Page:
'Even at 40 with a broken leg I’d never want Ibra against me' - De Rossi happy to avoid Man Utd striker

Zlatan Ibrahimovic Giorgio Chiellini Italy Sweden Euro 2016
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Italy face Sweden for a place at the 2018 World Cup and the Azzurri midfielder feels his team's chances have been given a boost

Daniele de Rossi is glad Italy no longer have to worry about Zlatan Ibrahimovic as he would not fancy playing against the Swede ‘even at 40 with a broken leg’.

Ibrahimovic, who is currently recovering from an anterior cruciate ligament injury, retired from international duty after Euro 2016.

Italy 11/8 in Sweden

Italy face Sweden over two legs for a place at the 2018 World Cup and experienced midfielder De Rossi feels the Manchester United striker’s absence is a bonus for the Azzurri.

“The fact there there’s no Ibrahimovic is an advantage for anyone who has to face them,” the 116-time Italy international said.

“Even at 40 with a broken leg I’d never want Ibra against me. It could be an advantage [for Sweden], it’s certainly better that he’s not there.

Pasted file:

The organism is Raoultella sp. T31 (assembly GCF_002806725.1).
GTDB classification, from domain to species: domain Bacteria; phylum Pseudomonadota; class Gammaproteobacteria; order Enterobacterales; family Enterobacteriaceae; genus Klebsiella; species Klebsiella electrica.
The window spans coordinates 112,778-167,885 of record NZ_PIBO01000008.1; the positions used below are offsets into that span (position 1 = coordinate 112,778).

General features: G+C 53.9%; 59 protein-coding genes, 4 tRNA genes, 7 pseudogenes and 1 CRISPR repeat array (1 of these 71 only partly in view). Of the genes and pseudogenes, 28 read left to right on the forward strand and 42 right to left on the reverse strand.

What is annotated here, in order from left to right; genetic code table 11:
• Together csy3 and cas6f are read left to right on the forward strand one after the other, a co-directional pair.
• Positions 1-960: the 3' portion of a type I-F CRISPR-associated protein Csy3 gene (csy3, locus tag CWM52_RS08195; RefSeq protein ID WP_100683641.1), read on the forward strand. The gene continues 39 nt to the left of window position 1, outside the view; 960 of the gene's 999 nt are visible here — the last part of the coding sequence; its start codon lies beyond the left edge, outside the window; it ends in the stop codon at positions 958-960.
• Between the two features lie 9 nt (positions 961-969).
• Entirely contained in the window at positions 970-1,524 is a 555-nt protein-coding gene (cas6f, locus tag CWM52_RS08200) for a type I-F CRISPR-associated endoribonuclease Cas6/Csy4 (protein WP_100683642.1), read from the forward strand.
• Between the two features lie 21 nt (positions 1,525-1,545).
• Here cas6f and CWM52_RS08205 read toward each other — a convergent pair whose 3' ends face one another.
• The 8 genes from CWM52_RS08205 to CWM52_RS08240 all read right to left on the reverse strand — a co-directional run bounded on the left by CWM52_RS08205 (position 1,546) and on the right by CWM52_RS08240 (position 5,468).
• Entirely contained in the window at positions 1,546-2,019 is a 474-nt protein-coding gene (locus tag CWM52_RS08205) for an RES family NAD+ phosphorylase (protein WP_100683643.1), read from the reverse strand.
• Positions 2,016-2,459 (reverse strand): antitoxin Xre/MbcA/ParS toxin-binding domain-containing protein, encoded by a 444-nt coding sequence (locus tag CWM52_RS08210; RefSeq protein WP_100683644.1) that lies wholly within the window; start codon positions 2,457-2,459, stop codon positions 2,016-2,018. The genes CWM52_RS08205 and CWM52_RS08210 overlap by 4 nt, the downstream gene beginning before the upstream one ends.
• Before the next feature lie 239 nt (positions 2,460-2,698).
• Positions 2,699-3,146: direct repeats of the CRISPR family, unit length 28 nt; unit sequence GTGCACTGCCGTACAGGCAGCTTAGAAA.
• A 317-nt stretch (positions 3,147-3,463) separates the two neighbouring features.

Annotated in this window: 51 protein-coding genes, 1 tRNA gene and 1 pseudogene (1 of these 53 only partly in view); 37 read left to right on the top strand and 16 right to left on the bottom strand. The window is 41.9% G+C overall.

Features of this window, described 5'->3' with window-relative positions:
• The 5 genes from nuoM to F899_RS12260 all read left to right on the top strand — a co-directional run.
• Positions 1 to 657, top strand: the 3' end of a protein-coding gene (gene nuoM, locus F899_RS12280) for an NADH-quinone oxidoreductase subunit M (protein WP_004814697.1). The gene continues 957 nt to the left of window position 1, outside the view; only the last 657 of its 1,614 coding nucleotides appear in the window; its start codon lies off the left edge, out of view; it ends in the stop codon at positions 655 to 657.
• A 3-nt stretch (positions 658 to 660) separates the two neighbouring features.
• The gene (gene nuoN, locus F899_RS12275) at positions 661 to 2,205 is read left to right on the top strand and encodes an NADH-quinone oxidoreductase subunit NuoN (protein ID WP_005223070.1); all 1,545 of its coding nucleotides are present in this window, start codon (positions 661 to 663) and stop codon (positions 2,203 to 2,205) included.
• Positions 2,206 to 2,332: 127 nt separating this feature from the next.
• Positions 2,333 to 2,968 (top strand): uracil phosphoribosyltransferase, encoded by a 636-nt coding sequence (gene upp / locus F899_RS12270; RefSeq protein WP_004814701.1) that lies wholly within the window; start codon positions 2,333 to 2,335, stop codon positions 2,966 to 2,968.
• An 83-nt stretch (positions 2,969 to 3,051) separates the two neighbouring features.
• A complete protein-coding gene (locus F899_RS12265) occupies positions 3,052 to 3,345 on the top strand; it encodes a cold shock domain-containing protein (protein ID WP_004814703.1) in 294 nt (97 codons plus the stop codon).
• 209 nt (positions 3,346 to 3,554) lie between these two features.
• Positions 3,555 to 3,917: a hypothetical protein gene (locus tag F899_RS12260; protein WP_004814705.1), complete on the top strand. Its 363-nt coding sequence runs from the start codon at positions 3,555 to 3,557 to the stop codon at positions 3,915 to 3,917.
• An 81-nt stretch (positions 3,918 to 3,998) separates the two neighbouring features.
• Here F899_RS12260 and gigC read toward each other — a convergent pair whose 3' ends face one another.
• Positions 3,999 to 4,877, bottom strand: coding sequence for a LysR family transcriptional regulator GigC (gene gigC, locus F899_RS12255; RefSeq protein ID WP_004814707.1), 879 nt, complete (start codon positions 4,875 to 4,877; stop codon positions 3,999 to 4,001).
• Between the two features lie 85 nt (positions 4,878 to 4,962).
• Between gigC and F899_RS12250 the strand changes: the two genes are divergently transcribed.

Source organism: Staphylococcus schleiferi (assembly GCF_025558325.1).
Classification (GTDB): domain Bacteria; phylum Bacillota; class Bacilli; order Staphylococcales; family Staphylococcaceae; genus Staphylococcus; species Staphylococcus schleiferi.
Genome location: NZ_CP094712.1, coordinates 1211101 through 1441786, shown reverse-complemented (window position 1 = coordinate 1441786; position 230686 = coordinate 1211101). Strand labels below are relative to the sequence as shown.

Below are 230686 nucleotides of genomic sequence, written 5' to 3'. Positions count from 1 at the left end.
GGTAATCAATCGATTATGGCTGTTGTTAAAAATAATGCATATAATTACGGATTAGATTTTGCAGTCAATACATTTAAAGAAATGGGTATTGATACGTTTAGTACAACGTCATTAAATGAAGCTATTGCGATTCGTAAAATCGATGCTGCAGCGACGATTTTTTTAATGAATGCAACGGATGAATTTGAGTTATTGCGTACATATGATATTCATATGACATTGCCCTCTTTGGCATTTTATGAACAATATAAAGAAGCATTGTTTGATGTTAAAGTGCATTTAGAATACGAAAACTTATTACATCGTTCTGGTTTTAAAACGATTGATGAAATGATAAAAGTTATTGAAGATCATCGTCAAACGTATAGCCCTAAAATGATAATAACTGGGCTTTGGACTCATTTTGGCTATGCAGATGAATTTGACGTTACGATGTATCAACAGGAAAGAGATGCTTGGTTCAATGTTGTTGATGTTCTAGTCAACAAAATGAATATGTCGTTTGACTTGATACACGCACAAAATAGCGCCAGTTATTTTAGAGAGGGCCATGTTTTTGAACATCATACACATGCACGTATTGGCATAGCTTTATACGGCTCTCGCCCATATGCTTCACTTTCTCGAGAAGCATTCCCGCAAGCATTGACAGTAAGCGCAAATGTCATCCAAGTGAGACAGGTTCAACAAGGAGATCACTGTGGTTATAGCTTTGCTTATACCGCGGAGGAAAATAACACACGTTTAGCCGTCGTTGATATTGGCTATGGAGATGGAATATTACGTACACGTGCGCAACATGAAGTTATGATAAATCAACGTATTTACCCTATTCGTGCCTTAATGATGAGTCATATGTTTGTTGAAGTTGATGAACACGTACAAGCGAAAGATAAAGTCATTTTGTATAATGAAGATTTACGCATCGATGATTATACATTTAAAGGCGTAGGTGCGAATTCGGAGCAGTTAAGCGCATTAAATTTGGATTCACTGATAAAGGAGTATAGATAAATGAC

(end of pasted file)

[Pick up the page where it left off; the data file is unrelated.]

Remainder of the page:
“It’s not that the rest of them are strangers though, we know them because some of them play in Italy and others play in important European leagues. They’re no mugs.”

Italy finished second in Group G behind Spain in the European Qualifiers, and must succeed against Sweden across two legs to in order to progress to their 19th World Cup.

Having appeared at every World Cup since the Azzurri triumphed on penalties against France back in 2006, De Rossi admitted part of his drive to succeed is to help replicate those feelings for his younger Italian compatriots.

De Rossi Italy Uruguay

“If the World Cup is important for me, when I’ve already played three, let’s think how important it is for those who have never been there,” he said.

“Going to the World Cup is everything. San Siro will be sold out, so it’ll be a great stage and we’ll have to prove we belong there and stand up to it.

“To ask for faith from the fans would be inappropriate right now, it’s not the right time. We have to win this game.”

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Sweden made their way out of one of the tougher European qualifying groups, finishing second behind France and ahead of the Netherlands on goal difference – and De Rossi recognises the challenges his side face.

“We’re strong, maybe better than Sweden, but there’s a little bit of fear that right now is almost necessary,” he said.

“Football is a lot more open now, the great players aren’t just in the big European countries, or Brazil and Argentina. There’s a lot of confidence in the dressing room though.”